02:58 GMT04 December 2020
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    On Wednesday, Chair of the US House Ways and Means Committee Richard E. Neal requested that the US Internal Revenue Service disclose six years of US President Donald Trump’s personal and business tax returns, from 2013 to 2018, by April 10.

    Deal hand-delivered the request to Charles P. Rettig, the IRS on Wednesday, the New York Times reported.

    "The IRS has a policy of auditing the tax returns of all sitting presidents and vice-presidents, yet little is known about the effectiveness of this program," Neal wrote in the request. "On behalf of the American people, the Ways and Means Committee must determine if that policy is being followed, and, if so, whether these audits are conducted fully and appropriately." 

    "In order to fairly make that determination, we must obtain President Trump's tax returns and review whether the IRS is carrying out its responsibilities," he continued. "The Committee has a duty to examine whether Congressional action may be needed to require such audits, and to oversee that they are conducted properly."

    The Democratic party has long expressed interest in investigating Trump's tax returns, primarily to look for evidence of corruption or illegality in the president's business dealings and to investigate whether he's overstated his wealth, among other lines of inquiry. Trump was the first presidential nominee in nearly 40 years to refuse to release his tax returns during the 2016 presidential campaign, repeatedly claiming that his returns are under audit.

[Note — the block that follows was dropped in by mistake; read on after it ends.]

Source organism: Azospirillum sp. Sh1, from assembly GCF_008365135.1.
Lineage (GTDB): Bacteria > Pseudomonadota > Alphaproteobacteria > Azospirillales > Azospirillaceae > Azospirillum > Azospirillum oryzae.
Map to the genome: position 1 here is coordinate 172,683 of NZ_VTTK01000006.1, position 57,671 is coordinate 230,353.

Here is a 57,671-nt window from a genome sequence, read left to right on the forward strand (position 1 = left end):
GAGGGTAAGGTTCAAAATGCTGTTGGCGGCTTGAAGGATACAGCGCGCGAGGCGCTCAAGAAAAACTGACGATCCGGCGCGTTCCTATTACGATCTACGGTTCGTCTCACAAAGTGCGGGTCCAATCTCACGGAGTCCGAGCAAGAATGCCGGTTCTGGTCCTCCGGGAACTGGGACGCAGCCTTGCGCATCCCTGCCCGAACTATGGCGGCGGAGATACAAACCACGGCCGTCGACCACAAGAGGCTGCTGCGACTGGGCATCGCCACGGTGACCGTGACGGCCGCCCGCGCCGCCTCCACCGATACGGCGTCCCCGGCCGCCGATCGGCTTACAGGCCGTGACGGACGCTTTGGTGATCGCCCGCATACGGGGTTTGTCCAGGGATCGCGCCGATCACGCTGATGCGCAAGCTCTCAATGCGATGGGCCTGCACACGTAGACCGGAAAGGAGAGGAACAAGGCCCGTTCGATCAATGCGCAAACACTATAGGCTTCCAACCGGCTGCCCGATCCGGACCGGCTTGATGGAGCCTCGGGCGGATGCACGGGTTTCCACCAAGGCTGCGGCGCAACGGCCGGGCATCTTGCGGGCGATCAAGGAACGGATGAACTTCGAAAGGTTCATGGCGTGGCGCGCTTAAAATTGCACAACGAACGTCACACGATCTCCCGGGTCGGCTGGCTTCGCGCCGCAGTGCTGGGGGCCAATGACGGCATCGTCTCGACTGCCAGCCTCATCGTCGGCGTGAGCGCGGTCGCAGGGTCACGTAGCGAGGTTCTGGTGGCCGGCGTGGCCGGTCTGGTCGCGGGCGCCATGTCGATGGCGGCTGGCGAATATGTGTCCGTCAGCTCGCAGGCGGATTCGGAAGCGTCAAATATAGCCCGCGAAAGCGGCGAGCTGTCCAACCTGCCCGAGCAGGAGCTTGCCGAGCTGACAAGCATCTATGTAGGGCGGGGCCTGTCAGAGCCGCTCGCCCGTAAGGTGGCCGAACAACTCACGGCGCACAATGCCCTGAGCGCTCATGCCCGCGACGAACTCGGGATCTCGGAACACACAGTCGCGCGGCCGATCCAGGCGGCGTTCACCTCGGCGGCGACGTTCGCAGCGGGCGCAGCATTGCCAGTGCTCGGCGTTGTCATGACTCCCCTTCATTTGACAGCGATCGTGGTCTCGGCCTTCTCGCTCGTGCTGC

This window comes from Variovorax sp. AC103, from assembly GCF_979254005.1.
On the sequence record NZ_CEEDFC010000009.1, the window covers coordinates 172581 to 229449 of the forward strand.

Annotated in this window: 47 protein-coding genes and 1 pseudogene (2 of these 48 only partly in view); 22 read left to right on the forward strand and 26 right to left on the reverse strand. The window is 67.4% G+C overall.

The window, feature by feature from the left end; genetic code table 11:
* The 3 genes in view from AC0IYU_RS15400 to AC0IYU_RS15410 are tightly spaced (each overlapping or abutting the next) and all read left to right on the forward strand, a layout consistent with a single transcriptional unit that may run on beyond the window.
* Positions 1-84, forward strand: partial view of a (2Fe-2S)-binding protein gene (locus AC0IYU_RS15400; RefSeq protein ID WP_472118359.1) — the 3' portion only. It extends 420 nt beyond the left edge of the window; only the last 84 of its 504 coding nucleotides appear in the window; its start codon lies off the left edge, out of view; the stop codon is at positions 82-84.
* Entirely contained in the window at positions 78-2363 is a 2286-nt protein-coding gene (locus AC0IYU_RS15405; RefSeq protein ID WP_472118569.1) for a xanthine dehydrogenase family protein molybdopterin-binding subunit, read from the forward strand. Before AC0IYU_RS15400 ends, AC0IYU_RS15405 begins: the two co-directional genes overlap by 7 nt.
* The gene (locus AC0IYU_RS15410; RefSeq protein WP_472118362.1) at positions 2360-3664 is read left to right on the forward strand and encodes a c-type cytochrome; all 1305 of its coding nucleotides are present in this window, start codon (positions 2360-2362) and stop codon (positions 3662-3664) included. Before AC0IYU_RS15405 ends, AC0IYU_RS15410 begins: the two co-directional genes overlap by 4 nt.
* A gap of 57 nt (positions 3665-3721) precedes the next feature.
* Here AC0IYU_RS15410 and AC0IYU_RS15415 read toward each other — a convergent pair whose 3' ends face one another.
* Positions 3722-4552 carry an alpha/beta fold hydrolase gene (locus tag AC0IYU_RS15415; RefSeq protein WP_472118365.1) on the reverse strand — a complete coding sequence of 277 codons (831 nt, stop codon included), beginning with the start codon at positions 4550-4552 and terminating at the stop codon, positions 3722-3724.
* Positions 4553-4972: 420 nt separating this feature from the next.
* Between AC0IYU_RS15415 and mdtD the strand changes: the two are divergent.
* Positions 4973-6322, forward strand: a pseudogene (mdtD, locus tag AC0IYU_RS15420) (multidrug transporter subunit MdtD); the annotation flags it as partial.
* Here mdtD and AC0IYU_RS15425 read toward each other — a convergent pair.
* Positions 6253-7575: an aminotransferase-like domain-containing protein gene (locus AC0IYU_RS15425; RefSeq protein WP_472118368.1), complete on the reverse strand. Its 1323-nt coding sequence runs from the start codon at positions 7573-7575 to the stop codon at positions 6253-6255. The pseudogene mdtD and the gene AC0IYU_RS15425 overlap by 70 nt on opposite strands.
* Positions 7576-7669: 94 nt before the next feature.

​"Every day the American people and Congress learn more about President Trump's improprieties, from conflicts of interest to influence peddling, potential tax evasion and violations of the Constitution — all roads leading back to President Trump's finances," Ashley Etienne, spokesperson for House Speaker Nancy Pelosi, explained last month, NBC News reported.

    "These improprieties, and the lack of transparency around them, give the House legitimate legislative, oversight and legal reasons to review the president's tax returns. We will take all necessary steps, including litigation, if necessary, to obtain them," she added at the time.


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    tax returns, business activities, tax evasion, business, tax, Donald Trump, US
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